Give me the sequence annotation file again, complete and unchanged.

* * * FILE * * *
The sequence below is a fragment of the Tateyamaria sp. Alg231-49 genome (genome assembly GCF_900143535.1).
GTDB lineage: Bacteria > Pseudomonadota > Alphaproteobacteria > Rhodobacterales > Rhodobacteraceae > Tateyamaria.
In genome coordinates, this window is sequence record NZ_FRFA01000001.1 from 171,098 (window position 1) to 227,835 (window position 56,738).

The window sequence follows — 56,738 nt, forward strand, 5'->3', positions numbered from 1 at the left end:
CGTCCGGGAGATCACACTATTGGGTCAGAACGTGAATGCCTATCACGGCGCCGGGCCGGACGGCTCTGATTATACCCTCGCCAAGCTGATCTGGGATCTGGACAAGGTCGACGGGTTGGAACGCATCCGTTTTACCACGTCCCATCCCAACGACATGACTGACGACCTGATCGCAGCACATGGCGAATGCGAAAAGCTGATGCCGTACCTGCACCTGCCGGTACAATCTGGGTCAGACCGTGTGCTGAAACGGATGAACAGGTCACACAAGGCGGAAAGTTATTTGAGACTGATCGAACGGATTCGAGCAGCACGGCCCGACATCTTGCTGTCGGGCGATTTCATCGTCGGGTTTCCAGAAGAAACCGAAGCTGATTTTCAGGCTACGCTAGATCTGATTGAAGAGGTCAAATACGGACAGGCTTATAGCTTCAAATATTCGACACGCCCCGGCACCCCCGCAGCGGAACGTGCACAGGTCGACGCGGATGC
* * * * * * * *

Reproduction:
The sequence below is a fragment of the Tateyamaria sp. Alg231-49 genome (genome assembly GCF_900143535.1).
GTDB lineage: Bacteria > Pseudomonadota > Alphaproteobacteria > Rhodobacterales > Rhodobacteraceae > Tateyamaria.
In genome coordinates, this window is sequence record NZ_FRFA01000001.1 from 171,098 (window position 1) to 227,835 (window position 56,738).

The window sequence follows — 56,738 nt, forward strand, 5'->3', positions numbered from 1 at the left end:
CGTCCGGGAGATCACACTATTGGGTCAGAACGTGAATGCCTATCACGGCGCCGGGCCGGACGGCTCTGATTATACCCTCGCCAAGCTGATCTGGGATCTGGACAAGGTCGACGGGTTGGAACGCATCCGTTTTACCACGTCCCATCCCAACGACATGACTGACGACCTGATCGCAGCACATGGCGAATGCGAAAAGCTGATGCCGTACCTGCACCTGCCGGTACAATCTGGGTCAGACCGTGTGCTGAAACGGATGAACAGGTCACACAAGGCGGAAAGTTATTTGAGACTGATCGAACGGATTCGAGCAGCACGGCCCGACATCTTGCTGTCGGGCGATTTCATCGTCGGGTTTCCAGAAGAAACCGAAGCTGATTTTCAGGCTACGCTAGATCTGATTGAAGAGGTCAAATACGGACAGGCTTATAGCTTCAAATATTCGACACGCCCCGGCACCCCCGCAGCGGAACGTGCACAGGTCGACGCGGATGC